In Bamford v Albert Shire Council,[8] the Queensland Court of Appeal held that the local government owed a duty of care to a purchaser of land the subdivision of which the local government approved when it had information that showed the land was not fit for residential purposes in circumstances where this was a matter the local government was required by statute to consider.
In Butler v Queensland,[9] the Queensland Supreme Court held that the State owed a duty of care to the subsequent purchasers of land which experienced subsidence due to the collapse of underground pillars in disused coal mines that had been approved and inspected by the State in the knowledge that there was an intention on the part of the owners of the surface land to development that land for residential purposes. The duty was to use reasonable care and skill in the formulation of the conditions of approval and in the inspection of the relevant mines.

In Alex Finlayson Pty Ltd v Armidale City Council,[10] Burchett J in the Federal Court held that a local government owed a duty of care to subsequent purchasers of land which the local government knew was contaminated but which it recommended for rezoning and approved for subdivision for residential development without making any attempt to clean up the contamination or warn the purchasers. The duty of care arose because the local government took positive steps by its recommendation and approvals, and by doing so created a danger.



The court in Bryant held that the Council did not owe a duty to the plaintiff in the exercise of its statutory approval powers (including the imposition of conditions) in relation to the redevelopment of the Hungry Jack’s premises.[11] The pedestrian crossing was on privately owned land, in no way under the control of the Council and, after the approval, the Council had no role in its construction or maintenance.

The court found that a duty of care is not owed by the Council in its guise of a planning approval council, as opposed to, for instance, a road authority. The issue was compounded to given a legally recognised duty of care to avoid pure psychiatric injury is in a different class or category to a duty of care to avoid reasonably foreseeable physical injury.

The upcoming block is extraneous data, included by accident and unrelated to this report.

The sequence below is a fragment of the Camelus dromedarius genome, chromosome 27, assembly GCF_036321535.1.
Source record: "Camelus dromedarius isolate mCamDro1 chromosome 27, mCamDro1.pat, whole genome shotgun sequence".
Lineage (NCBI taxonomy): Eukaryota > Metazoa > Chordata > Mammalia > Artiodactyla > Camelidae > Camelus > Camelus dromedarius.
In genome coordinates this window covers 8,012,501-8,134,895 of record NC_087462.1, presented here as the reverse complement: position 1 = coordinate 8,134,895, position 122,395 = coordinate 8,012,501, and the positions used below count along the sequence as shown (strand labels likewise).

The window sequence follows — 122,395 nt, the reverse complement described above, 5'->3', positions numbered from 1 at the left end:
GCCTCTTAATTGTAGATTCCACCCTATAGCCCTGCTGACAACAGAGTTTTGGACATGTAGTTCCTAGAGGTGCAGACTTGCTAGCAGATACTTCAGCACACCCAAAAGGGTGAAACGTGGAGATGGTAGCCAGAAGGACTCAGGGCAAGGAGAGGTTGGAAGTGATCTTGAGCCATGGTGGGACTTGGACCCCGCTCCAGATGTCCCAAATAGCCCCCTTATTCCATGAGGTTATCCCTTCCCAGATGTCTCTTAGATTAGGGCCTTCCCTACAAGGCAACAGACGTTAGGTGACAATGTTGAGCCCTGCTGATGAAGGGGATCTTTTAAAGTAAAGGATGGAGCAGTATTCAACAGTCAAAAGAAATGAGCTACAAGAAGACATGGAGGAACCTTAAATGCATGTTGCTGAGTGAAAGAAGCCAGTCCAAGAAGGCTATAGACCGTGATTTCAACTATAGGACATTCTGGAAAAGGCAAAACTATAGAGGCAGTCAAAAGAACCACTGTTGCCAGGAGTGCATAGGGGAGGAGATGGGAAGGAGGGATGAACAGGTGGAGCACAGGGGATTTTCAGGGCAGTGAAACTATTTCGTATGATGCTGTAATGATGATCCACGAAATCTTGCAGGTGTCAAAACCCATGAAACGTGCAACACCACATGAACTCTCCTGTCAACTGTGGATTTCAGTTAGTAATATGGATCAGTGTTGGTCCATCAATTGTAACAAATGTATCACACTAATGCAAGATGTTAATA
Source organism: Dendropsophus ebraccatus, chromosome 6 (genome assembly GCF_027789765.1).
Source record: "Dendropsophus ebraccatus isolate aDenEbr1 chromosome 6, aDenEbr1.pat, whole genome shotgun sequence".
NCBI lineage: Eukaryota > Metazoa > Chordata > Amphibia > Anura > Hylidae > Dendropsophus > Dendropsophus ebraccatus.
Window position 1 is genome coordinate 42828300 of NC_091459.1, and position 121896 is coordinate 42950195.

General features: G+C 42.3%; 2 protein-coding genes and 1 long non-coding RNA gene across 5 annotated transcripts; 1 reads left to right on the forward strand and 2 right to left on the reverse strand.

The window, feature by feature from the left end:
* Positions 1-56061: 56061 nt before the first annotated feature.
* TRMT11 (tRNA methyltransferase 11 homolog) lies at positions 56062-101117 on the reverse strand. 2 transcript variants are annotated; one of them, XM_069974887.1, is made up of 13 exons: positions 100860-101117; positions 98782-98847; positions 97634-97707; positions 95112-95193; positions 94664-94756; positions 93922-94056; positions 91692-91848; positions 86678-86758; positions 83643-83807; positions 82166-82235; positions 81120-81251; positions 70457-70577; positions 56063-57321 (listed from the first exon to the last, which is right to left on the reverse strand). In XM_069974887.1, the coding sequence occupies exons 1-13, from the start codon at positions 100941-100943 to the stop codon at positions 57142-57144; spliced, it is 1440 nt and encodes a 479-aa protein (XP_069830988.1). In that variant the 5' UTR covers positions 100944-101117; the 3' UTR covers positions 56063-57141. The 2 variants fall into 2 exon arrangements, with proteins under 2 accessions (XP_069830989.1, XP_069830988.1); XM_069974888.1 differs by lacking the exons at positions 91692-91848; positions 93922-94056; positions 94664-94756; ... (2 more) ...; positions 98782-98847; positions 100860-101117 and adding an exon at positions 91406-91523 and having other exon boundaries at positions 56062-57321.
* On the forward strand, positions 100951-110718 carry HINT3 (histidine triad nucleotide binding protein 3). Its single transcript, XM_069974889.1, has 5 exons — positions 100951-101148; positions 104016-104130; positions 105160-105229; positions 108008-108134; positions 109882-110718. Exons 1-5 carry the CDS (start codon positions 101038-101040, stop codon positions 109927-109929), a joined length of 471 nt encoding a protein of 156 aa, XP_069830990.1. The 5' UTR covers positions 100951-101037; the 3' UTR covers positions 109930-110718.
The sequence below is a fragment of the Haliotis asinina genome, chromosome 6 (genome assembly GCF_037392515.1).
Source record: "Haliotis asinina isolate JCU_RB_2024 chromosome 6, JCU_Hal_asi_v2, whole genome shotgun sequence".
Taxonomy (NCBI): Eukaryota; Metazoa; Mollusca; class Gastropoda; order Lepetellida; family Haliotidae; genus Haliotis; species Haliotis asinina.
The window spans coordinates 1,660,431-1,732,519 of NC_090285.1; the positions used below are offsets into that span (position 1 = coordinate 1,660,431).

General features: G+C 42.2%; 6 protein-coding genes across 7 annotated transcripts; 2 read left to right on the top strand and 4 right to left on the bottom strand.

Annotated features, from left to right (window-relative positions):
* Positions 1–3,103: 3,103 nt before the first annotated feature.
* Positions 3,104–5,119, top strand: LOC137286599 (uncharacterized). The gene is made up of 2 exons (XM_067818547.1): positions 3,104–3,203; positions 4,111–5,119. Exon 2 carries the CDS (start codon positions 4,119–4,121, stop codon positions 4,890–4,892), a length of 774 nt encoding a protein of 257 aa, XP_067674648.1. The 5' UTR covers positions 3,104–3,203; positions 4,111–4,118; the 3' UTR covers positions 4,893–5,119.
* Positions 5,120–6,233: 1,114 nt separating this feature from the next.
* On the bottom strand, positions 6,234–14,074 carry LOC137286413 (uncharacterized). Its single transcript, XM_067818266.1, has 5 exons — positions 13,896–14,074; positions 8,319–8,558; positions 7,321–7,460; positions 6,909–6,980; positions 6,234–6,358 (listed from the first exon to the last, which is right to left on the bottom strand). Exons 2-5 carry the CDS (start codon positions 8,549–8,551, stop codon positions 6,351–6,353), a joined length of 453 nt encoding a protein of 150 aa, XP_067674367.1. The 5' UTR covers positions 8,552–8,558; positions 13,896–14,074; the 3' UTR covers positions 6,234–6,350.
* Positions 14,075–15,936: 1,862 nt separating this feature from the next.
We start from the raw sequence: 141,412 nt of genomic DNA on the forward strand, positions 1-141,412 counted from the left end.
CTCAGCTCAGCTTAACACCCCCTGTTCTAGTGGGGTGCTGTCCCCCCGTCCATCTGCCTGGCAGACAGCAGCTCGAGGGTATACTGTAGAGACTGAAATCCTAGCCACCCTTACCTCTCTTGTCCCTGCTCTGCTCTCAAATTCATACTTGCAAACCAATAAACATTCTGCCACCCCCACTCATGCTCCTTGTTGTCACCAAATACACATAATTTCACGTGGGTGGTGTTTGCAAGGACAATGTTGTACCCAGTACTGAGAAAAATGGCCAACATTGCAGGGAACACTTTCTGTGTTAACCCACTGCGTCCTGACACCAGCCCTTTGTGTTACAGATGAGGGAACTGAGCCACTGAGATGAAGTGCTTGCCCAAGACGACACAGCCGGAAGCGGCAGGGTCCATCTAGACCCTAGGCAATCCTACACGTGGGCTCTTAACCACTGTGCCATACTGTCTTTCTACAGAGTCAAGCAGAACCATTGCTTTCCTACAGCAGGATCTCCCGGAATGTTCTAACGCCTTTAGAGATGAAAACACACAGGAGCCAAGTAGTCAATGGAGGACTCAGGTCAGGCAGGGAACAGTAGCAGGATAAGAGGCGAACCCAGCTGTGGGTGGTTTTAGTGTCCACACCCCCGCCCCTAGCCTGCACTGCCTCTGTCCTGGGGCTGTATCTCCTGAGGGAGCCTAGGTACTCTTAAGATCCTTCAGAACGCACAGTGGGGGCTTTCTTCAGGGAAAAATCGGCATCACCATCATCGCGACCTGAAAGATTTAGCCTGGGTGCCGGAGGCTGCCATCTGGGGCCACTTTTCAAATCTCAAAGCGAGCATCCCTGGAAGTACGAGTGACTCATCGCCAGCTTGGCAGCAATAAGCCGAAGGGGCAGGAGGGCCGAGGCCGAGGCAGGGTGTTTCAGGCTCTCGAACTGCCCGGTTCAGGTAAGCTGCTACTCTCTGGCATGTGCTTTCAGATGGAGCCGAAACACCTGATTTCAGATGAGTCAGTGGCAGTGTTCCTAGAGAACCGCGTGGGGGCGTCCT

Key takeaway

While a plaintiff will have a high threshold to overcome to establish that a local government owes a duty of care in its capacity as an assessment manager, the decision in Bryant v Competitive Foods Australia is a timely reminder to public authorities to properly assess any safety concerns arising out of development proposals. The decision is being appealed. The appeal may provide further guidance about the nature and extent of duties in these circumstances.

[1] Bryant v Competitive Foods Australia Pty Ltd & Ors [2018] QDC 258 (Jarro DCJ)

[2] See Amaca Pty Ltd v New South Wales (2004) 132 LGERA 309

[3] Stuart v Kirkland-Veenstra (2009) 237 CLR 215

[4] Civil Liability Act 2003 (Qld) s 35

[5] Civil Liability Act 2003 (Qld) s 36

[6] (1998) 192 CLR 330.

[7] (1999) 200 CLR 1.

[8] (1997) 97 LGERA 33.

[9] [2013] QSC 354 (Boddice J).

[10] (1994) 51 FCR 378.  The judgment was upheld on appeal – Armidale City Council v Alec Finlayson Pty Ltd (1999) 104 LGERA 9

[11] [2018] QDC 258 at paragraphs [49] – [54].

Authored by:

Stafford Hopewell, Partner

Sarah Day, Associate

This update does not constitute legal advice and should not be relied upon as such. It is intended only to provide a summary and general overview on matters of interest and it is not intended to be comprehensive. You should seek legal or other professional advice before acting or relying on any of the content.